According to Bayesian Perceptron: Towards fully Bayesian Neural Networks, equation (10) the result is $$frac{1}{t} cdot Nleft(frac{mu_a}{t};0, frac{1}{lambda^2}right)$$ with $t = sqrt{1+lambda^2 cdot sigma^2_a}$

I don’t know how to get to this solution. I tried to use some lists of gaussian integrals, such as A table of normal integrals
, but because they always refer to standard normal distribution, i don’t know how to continue. Do I have to scale the above normal distribution to have $mu=0$ and $sigma^2=1$ and then use the rule $int G'(x)dx = G(x)$ (owen, equ. 10)?

Thanks for helping!

integration – What is the correct interpretation for the integral of a differential $k$-form in terms of typical vector-calculus multiple integrals?

Preliminary context:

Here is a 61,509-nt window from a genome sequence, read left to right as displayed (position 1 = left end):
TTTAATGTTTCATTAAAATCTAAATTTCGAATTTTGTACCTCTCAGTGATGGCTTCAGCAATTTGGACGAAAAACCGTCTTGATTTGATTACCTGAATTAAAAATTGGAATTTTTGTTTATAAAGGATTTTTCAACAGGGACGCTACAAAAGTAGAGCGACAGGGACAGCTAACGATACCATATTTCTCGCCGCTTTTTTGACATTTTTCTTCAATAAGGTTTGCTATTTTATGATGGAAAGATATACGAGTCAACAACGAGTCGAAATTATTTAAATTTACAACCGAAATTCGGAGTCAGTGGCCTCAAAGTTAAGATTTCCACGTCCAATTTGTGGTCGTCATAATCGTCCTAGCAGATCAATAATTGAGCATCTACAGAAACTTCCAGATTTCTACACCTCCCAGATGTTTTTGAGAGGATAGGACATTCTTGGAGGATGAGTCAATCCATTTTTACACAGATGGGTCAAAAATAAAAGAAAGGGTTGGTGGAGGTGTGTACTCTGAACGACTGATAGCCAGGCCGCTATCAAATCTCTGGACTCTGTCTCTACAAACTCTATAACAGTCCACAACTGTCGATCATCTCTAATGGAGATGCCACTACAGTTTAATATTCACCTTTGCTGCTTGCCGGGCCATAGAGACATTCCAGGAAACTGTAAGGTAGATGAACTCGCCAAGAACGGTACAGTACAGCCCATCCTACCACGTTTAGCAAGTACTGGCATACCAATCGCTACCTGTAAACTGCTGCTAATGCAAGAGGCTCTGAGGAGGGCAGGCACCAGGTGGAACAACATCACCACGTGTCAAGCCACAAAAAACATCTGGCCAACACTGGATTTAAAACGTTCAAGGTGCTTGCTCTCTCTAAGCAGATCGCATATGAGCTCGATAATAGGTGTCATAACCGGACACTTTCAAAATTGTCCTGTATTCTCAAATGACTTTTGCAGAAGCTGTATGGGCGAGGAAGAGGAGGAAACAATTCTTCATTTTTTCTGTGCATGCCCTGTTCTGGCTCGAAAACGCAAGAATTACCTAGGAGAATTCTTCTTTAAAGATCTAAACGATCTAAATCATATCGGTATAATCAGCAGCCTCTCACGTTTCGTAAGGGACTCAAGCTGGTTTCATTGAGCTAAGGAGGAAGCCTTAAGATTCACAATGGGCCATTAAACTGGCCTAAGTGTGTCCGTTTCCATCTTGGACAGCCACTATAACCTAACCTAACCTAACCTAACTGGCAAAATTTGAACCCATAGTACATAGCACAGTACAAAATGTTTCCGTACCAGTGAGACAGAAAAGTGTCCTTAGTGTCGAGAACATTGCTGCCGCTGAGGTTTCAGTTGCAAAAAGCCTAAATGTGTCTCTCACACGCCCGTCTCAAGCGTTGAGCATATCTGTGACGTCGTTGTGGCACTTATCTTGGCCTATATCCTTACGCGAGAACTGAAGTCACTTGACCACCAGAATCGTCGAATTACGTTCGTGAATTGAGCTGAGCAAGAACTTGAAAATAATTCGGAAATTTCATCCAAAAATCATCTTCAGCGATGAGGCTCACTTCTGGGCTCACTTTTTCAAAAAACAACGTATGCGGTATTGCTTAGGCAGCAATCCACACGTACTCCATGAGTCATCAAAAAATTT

Prof. Kennan Crane from CMU posted a course on discrete differential geometry. I’ve been able to follow so far, until Lecture 7. Please let me give some context on how he defines the stuff before posing my question. Basically, a vector is defined in terms of its components as a linear combination of the basis vectors denoted with $left{e_i=frac{partial}{partial x_i}right}_{i=1}^n$. Moreover $k$-vectors are defined as linear combinations of $e_{i_1}wedgedotswedge e_{i_k}$ for some indices $i_1,dots,i_k$ (see Lecture 3). Then, it is explained that forms are basically a generalization of covectors (in euclidean space, the dual of vectors which can be thought as row vectors vs column vectors), which are linear transformations from vectors to scalars. Then, covectors (or 1-forms) are given as linear combinations of the basis 1-forms ${dx_i}_{i=1}^n$, and $k$-forms are linear combinations of $dx_{i_1}wedgedotswedge dx_{i_k}$. Until this point, the symbols $dx_i$ and $frac{partial}{partial x_i}$ are not related to derivatives or differentials, but are just basis vectors/forms. Prof. Crane explains that $k$-forms are meant to be applied to $k$-vectors in order to obtain a scalar measure. For example the area of the parallelepiped $uwedge v$ for two vectors $u,v$ can be measured by a 2-form $alphawedgebeta$ for two 1-forms $alpha,beta$, just scaled by the “size” of $alpha,beta$. In particular the concrete relation between forms and vectors basis is given by